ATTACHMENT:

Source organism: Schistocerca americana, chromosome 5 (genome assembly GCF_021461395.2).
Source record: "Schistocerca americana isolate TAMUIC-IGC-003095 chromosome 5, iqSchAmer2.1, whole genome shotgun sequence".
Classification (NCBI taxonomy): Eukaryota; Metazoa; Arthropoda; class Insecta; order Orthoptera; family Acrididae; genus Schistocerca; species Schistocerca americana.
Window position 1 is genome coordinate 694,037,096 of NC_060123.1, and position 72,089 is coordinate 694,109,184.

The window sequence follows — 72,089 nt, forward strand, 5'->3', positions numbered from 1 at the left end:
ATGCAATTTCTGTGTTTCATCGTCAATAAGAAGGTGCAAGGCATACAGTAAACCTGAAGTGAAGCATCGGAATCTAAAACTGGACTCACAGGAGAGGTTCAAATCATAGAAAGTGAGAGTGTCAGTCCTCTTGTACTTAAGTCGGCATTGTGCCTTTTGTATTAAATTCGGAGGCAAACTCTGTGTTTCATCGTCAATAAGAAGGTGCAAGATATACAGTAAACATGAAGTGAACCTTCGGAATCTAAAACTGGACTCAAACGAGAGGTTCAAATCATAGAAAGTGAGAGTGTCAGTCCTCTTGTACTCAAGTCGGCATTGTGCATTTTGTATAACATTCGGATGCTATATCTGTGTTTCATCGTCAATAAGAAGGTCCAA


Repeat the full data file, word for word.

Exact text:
Source organism: Schistocerca americana, chromosome 5 (genome assembly GCF_021461395.2).
Source record: "Schistocerca americana isolate TAMUIC-IGC-003095 chromosome 5, iqSchAmer2.1, whole genome shotgun sequence".
Classification (NCBI taxonomy): Eukaryota; Metazoa; Arthropoda; class Insecta; order Orthoptera; family Acrididae; genus Schistocerca; species Schistocerca americana.
Window position 1 is genome coordinate 694,037,096 of NC_060123.1, and position 72,089 is coordinate 694,109,184.

The window sequence follows — 72,089 nt, forward strand, 5'->3', positions numbered from 1 at the left end:
ATGCAATTTCTGTGTTTCATCGTCAATAAGAAGGTGCAAGGCATACAGTAAACCTGAAGTGAAGCATCGGAATCTAAAACTGGACTCACAGGAGAGGTTCAAATCATAGAAAGTGAGAGTGTCAGTCCTCTTGTACTTAAGTCGGCATTGTGCCTTTTGTATTAAATTCGGAGGCAAACTCTGTGTTTCATCGTCAATAAGAAGGTGCAAGATATACAGTAAACATGAAGTGAACCTTCGGAATCTAAAACTGGACTCAAACGAGAGGTTCAAATCATAGAAAGTGAGAGTGTCAGTCCTCTTGTACTCAAGTCGGCATTGTGCATTTTGTATAACATTCGGATGCTATATCTGTGTTTCATCGTCAATAAGAAGGTCCAA